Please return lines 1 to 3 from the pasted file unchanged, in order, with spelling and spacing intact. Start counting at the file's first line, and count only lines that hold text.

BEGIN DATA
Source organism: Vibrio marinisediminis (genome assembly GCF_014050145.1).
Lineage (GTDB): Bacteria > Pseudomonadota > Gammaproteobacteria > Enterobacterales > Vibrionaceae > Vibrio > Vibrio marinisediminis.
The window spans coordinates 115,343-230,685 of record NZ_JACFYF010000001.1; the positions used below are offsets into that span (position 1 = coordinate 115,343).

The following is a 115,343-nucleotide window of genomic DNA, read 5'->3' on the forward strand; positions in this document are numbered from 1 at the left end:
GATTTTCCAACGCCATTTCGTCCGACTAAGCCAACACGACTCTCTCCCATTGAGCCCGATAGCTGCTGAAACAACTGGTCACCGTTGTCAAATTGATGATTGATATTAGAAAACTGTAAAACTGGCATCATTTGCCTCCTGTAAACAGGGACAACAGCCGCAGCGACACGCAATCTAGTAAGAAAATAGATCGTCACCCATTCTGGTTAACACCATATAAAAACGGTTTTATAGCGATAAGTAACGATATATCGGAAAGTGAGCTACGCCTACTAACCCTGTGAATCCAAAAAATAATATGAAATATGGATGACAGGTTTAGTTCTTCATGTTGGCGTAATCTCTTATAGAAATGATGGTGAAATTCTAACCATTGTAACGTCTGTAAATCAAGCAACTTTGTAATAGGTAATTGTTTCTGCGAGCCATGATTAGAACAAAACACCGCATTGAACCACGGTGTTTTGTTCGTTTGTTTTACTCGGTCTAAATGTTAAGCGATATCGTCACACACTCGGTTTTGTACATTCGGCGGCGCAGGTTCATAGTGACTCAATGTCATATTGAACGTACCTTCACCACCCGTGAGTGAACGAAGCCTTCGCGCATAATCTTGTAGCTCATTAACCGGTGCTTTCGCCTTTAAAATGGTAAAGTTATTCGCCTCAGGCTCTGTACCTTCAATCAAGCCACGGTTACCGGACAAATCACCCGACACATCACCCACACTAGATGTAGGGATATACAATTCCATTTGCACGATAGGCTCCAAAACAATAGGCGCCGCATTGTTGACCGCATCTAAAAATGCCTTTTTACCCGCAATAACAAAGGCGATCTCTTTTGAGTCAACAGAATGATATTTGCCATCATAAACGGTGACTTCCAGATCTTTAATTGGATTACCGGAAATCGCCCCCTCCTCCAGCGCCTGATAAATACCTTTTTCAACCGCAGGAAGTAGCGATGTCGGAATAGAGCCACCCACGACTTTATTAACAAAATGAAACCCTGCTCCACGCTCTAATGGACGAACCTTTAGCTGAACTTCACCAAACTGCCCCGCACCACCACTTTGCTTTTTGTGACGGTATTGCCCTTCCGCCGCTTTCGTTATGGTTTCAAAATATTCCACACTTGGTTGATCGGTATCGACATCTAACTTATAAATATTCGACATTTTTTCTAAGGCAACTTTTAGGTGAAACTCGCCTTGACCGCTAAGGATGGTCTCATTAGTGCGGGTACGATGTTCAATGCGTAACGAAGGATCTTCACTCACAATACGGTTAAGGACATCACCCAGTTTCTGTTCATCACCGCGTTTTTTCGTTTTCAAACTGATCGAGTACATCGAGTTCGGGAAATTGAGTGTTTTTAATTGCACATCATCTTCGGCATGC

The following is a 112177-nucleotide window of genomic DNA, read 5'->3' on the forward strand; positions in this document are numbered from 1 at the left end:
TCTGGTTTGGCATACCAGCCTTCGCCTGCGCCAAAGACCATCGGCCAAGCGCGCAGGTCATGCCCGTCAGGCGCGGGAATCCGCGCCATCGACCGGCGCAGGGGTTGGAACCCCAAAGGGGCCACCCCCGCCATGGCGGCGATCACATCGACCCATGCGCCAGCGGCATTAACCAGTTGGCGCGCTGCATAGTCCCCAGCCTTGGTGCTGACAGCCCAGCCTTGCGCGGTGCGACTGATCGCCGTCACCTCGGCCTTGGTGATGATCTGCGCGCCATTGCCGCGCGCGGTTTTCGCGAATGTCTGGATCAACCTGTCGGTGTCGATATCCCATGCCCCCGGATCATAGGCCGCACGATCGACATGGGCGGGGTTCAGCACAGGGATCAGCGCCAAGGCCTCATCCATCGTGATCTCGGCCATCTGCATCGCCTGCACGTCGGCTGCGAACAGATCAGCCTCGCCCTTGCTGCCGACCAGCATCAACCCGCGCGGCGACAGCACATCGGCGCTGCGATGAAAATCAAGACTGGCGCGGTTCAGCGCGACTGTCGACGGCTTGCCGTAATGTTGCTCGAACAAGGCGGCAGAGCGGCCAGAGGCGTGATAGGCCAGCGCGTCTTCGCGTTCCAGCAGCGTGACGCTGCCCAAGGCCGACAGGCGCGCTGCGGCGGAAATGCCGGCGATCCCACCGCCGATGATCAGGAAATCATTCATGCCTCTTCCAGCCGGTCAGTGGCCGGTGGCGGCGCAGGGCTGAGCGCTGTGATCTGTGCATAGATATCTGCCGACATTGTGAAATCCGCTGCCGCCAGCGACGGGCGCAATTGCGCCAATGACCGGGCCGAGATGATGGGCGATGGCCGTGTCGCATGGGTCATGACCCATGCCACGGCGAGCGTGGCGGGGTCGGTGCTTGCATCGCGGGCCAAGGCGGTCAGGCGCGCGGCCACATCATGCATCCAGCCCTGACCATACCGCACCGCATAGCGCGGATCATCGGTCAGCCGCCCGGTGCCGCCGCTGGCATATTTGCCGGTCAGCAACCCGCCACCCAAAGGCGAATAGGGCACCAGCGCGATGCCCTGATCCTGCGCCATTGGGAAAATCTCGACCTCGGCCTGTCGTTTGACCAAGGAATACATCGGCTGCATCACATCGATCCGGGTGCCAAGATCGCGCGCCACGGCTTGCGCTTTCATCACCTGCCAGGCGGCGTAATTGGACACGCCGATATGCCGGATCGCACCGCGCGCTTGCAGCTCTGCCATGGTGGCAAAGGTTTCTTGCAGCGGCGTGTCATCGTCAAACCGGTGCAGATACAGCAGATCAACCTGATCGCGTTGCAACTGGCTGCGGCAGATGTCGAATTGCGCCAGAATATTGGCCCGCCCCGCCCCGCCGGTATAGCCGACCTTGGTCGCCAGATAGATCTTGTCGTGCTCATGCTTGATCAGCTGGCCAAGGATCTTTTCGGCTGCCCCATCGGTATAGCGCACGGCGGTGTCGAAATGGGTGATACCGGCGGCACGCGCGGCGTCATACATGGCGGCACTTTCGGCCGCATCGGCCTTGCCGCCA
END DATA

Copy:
Source organism: Vibrio marinisediminis (genome assembly GCF_014050145.1).
Lineage (GTDB): Bacteria > Pseudomonadota > Gammaproteobacteria > Enterobacterales > Vibrionaceae > Vibrio > Vibrio marinisediminis.
The window spans coordinates 115,343-230,685 of record NZ_JACFYF010000001.1; the positions used below are offsets into that span (position 1 = coordinate 115,343).